Selecting Control Hardware

Whether buying a control system for new rotating equipment or retrofitting an older machine, plants have a number of control system choices. Equipment can be controlled with an existing Distributed Control System (DCS), a simplex controller or redundant and triple modular redundant (TMR) Programmable Logic Controller (PLC) architectures. When deciding which control technology to invest in, end users should identify their specific system and site needs, and then accept trade-offs between cost and system availability as relevant.

Consider this metaphor: When buying diamonds, a shopper can give and take in the realms of cut, clarity, carat weight to get the best stone for his or her budget. In the controller market, a plant should negotiate within the specifics of safety, cost, and availability to obtain the most reliable control system for the facility.

As reliability has a large effect on plant safety, end users should perform a hazard and operability (HAZOP) study—a structured analysis that evaluates the safety integrity level (SIL) of risk associated with existing operations. SILs, as defined by industry standards organizations, (IEC 61508, IEC 61511 and ANSI/ISA 84.01) estimate the probability of equipment failure on both demand and continuous operation. They range from SIL 1, which calls for minor property and production protection, to SIL 4, which requires catastrophic community protection (See Table 1 from the ARC Advisory Group.)

Table 1: Safety Integrity Levels[/caption]

In addition to safety, there may be financial factors to consider. The criticality of machine operations could drive an investment in a high-reliability system i.e., a unit that isn’t running because of a control system failure isn’t making money.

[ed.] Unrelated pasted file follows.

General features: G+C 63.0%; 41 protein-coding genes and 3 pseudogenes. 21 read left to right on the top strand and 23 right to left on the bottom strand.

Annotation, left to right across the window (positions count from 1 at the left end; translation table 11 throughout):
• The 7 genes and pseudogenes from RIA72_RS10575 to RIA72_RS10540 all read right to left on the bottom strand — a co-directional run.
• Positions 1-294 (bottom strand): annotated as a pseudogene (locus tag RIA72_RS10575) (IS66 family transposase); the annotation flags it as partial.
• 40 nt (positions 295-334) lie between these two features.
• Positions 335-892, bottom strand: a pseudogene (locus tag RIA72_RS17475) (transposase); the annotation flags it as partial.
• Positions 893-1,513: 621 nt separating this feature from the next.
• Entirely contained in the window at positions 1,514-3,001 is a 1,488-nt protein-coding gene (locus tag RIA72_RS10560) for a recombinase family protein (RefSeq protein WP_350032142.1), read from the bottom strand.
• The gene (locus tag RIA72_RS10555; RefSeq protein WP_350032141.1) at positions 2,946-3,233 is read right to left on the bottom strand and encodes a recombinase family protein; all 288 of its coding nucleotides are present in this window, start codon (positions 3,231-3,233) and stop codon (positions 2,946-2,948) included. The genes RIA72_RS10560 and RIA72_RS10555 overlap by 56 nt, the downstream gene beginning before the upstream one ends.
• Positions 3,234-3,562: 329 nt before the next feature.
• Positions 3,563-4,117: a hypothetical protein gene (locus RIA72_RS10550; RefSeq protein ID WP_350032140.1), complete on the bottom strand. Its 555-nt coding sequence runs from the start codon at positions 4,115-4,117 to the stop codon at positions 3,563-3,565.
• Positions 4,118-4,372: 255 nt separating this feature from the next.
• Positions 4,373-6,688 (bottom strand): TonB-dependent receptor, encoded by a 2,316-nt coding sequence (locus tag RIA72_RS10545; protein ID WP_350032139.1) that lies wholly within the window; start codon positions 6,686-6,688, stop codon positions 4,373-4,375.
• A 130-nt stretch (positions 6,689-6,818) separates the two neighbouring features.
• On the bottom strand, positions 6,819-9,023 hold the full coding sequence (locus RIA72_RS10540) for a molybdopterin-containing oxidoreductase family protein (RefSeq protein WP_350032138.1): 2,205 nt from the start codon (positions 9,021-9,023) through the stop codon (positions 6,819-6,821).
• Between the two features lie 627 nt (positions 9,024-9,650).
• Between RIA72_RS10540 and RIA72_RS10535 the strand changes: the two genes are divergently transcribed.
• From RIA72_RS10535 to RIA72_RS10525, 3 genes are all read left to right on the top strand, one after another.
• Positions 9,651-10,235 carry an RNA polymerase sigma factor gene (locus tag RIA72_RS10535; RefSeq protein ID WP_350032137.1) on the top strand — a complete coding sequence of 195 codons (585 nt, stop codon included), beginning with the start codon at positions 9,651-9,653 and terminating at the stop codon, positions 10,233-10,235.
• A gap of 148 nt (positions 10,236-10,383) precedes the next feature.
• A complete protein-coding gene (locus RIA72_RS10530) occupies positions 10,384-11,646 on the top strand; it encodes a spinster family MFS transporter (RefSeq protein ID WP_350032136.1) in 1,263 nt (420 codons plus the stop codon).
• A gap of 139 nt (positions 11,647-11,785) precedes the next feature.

Availability is another factor to take into account. Some systems tolerate downtime better than others, so may not require as high an investment in reliability. For example, a boiler feed pump control system with a boiler that has a cross-tie to a backup source at an offsite steam boiler would pose minimal risk to profitability. If the feed pumps trip off line, the plant can buy steam from the backup until they can get the control system, feed pump and boiler back on line. Similarly, a system controlling storage tanks might also be able to tolerate more downtime. If a site has 500,000 gallons of demineralized water in storage, losing temporary access is tolerable.

Based on an assessment of reliability requirements against safety, economics and availability, an end user is ready to look at the different control system options available.

If extremely high availability is not required for safety or economic reasons and an existing distributed control system is available, using the DCS as a rotating equipment controller could be a cost-effective option. This simplifies implementation and minimizes impact and cost in terms of training and spare parts. Since all communication is internal to the DCS itself, no external interfaces are required. On the downside, scan rates may be not be fast enough for some applications and some DCS lack redundancy features.